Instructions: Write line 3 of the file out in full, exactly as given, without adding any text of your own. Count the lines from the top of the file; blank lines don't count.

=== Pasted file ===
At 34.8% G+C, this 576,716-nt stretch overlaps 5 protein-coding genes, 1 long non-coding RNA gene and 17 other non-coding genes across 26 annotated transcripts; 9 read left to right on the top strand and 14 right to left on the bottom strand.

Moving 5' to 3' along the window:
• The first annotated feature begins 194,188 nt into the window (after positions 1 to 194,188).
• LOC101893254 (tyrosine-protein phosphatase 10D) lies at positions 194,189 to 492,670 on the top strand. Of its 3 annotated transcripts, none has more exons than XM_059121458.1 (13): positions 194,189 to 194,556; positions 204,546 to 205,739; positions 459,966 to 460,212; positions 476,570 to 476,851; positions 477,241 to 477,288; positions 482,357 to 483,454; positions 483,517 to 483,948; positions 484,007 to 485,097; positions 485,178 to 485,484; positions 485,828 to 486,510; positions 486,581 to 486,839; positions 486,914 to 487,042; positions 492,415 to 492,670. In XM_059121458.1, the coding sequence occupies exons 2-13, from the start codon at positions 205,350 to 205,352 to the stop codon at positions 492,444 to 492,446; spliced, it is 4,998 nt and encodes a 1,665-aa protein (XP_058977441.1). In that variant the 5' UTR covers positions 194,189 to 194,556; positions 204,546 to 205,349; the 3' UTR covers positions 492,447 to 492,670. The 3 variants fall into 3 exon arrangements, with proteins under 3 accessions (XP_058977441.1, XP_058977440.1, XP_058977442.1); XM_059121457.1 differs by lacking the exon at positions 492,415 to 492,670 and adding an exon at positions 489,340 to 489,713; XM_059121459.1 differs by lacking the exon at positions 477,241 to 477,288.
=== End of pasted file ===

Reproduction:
• The first annotated feature begins 194,188 nt into the window (after positions 1 to 194,188).